Category Archives: Model Team

Colide Concept

The Elves are grouchy today. They missed this rather awesome looking concept car by previous bloggee Vibor Cavor (aka Veeborg) when it was first uploaded, however a reader contacted us via our Facebook page as Vibor has released some new images, giving us the chance to feature it. And we don’t have to feed any Elves!

Vibor’s concept is called the ‘Colide’, which we’re not sure will catch on as a car name, but it nevertheless looks very cool. The design includes brick-built wheels, ingenious multi-directional bodywork, and a double canopy cockpit so you can still journey with your partner even after an argument. Vibor’s concept car is available to view on Flickr via the link above, where you can also find a link to vote for it at the LEGO Ideas platform.

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Scorpion King

No, not that awful movie with the Rock in it, but this rather splendid looking Claas Scorprion 756 telehandler by previous bloggee and tractor-building legend Eric Trax.

Underneath that Claas lime green paint job (and some excellent Model Team detailing) is a model packed with motorised functionality, all of it remotely operable via bluetooth thanks to two third-party SBrick control bricks.

A Large Power Functions Motor drives all four wheels whilst a Servo steers all four too. A further three Medium motors operate the boom, giving it the ability to raise, extend, and tilt the variety of dangerous looking implements that can be attached to the end of it.

Fortunately for our Elves Eric’s model is a bit too slow for the Scoprion’s motorised weaponry to have been deployed on them, so they’re riding around on it instead, which they seem pretty happy about.

There are loads more images to see of this superbly engineered and photographed creation at Eric’s Claas Scorprion 756 album on Flickr and at the Eurobricks forum where you can also find a video showing all of the model’s features. Take a look via the links!

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Ride an Adonis

That title got your Mom’s attention. This is a BMW R80 RT by Dutch customisers Moto Adonis and it’s been recreated beautifully by Andre Pinto (aka brickthebrick). Based on the 750cc twin-cylinder BMW touring bike of the 1980s, the R80 RT Adonis was built as a one-off for a client to compliment their architecture business. Andre’s highly detailed Model Team version captures the look brilliantly and there’s more to see at both Eurobricks and on Flickr via the links.

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DAFish Truck

This is a GINAF F 275 6×6 and it was discovered by one of our Elves on Flickr. It comes from previous bloggee Arian Janssens who is something of a DAF-building specialist. “But this isn’t a DAF” we hear you say! OK, not one of you said that, but we’ll carry on with this train of thought anyway, otherwise the title doesn’t make sense. GINAF hail from the Netherlands alongside fellow truck-makers DAF, and build uniquely engineered vehicles based on DAF trucks for custom applications such as riot control, military, fire-fighting and garbage disposal. This one has been designed to transport sugar beet (which the Elves mustn’t know about or they’ll raid it and get high on the contents) and uses a 6×6 drivetrain to allow it load up off-road. Arian’s superb Model Team recreation includes a trailer in tow, working tipper and drop-sides, and brilliant attention to detail throughout. Head to Arian’s GINAF F 275 album on Flickr via the link above to see all the photos.

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Hiding in Plain Sight

The words spoken by our favourite alien truck/robot protector at the end of the first Transformers movie, explaining not only his ongoing mission but also setting up the premise for an unending series of increasingly terrible sequels.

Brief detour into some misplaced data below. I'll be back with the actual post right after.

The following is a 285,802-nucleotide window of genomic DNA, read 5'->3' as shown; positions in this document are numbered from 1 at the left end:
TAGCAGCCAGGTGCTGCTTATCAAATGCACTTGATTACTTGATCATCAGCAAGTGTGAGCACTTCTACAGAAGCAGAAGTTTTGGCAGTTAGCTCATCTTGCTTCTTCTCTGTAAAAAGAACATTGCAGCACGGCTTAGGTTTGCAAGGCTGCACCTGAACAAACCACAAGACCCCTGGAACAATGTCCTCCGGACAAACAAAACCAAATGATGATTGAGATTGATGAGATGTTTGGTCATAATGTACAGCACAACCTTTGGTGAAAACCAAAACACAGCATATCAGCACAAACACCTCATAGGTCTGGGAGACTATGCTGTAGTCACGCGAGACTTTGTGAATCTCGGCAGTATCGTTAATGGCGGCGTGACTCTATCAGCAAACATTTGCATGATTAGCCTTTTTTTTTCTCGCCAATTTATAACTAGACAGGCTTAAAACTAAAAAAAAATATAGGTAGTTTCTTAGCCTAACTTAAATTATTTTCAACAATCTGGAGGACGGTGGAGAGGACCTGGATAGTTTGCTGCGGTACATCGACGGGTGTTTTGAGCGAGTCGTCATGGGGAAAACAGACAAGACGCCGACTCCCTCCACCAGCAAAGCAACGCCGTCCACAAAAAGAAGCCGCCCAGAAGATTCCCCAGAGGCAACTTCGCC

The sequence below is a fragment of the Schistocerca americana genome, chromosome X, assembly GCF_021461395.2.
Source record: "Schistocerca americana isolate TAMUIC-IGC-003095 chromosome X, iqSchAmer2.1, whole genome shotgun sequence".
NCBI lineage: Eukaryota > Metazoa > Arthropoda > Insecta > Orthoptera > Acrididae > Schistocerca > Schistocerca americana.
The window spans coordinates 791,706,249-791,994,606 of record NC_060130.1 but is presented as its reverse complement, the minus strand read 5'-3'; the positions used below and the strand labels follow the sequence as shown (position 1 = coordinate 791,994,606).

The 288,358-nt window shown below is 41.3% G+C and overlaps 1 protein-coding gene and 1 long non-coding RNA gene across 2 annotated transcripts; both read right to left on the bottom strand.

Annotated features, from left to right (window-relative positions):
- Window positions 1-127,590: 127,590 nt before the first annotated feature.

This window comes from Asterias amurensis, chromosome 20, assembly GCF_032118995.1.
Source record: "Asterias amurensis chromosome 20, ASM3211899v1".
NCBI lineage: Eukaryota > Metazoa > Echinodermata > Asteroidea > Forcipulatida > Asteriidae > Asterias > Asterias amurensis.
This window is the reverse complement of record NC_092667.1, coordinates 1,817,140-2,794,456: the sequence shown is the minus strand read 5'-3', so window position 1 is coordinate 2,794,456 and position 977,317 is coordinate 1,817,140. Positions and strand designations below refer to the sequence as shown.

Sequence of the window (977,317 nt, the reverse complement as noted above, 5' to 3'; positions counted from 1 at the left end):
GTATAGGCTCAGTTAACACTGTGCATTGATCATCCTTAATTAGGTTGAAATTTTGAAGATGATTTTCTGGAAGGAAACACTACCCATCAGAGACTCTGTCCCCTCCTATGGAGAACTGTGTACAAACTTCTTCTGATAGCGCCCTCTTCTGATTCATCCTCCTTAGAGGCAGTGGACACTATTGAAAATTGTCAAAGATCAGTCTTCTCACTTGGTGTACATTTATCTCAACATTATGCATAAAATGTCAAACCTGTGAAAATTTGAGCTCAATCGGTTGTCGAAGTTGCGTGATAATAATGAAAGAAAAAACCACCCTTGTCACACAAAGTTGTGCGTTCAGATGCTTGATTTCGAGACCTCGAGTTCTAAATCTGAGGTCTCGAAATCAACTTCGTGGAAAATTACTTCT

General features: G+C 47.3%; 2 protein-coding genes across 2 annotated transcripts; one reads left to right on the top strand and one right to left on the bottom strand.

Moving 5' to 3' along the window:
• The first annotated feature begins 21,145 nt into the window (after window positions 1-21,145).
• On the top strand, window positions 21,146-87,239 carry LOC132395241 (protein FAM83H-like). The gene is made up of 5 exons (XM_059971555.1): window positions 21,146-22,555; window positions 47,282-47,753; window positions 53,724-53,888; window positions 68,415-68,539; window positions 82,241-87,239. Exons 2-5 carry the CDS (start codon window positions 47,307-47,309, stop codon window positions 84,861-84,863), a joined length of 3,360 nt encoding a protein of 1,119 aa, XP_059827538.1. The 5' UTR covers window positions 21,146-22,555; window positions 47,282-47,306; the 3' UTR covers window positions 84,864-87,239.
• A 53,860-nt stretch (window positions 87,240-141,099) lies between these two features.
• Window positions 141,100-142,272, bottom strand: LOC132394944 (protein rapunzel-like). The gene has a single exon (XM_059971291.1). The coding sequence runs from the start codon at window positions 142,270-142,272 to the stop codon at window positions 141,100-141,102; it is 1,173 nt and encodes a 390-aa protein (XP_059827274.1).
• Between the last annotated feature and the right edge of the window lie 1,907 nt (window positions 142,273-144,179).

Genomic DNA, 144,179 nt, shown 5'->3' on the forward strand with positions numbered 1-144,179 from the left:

Even the Elves have lost a degree of interest in the Transformers franchise now that Megan Fox isn’t involved anymore, however Optimus Prime’s famous quote does allow us to neatly link to today’s creation, built as it is by someone who wishes to remain anonymous. Well, as anonymous as seeing your work blogged here allows. They’re ‘Hiding in plain sight’ at any rate.

This spectacular recreation of the 1973 Marmon HDT-AC 86 ‘cab-over’ semi truck that was the first Optimus Prime comes from a secretive unnamed builder who has captured the real vehicle brilliantly. Whilst not quite transforming, the builder’s truck can also be reconstructed into Optimus’s robot mode, and looks just as good on two legs as ten wheels.

Unlike all our other posts there’s no link to see more, however you can click on the images here to view them in full size and you can use the search bar at the bottom of the page to take a look through the countless Autobot and Decepticon builds that have featured here over the years.

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Stagefright

Produced by Hot Wheels from the late ’70s to early ’80s, ‘Stagefright’ brought Jack Keef’s 1849 Concord Stagecoach hot rod to bedroom floors everywhere. TLCB debutant Tony Bovkoon has brought it back, capturing the insanity of the Hot Wheels toy (and the real car on which it was based) beautifully in Model Team form. A flip body, mid-mounted V8, and some highly dubious ‘suspension’ all feature, and there’s more to see at Tony’s ‘Stagefright’ Flickr album via the link above.

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Ratatouille

We like the look of Pat Lacroix’s garage! With a decidedly post-apocalyptic air Pat’s ‘Rat Trike‘ and ‘Rally Towing‘ manage to appear as if they’re assembled from junkyard parts and also look completely beautiful at the same time.

Superb parts usage and building techniques are in evidence throughout the models and you can see more of each bonkers build at Pat’s ‘Rate Trike’ and ‘Rally Towing’ albums on Flickr via the links above.

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My Other Car’s a Beetle

LEGO’s 10252 Creator Volkswagen Beetle set is not the first source of parts we’d think of when designing a truck. Resolutely rounded, and with a surfboard on the roof, it is a most un-truck-like vehicle. However that hasn’t stopped Flickr’s Serge S from designing this superb cab-over truck using only the parts found within the 10252 set.

So good is Serge’s design that had he not included a note to the parts source within the description we’d have published this without ever knowing the origin of its pieces. Head to Serge’s photostream via the link above to see more of this remarkable Alternate, and if you own the Creator Volkswagen Beetle set give it ago yourself and see how versatile LEGO bricks can be!

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Girls und Panzer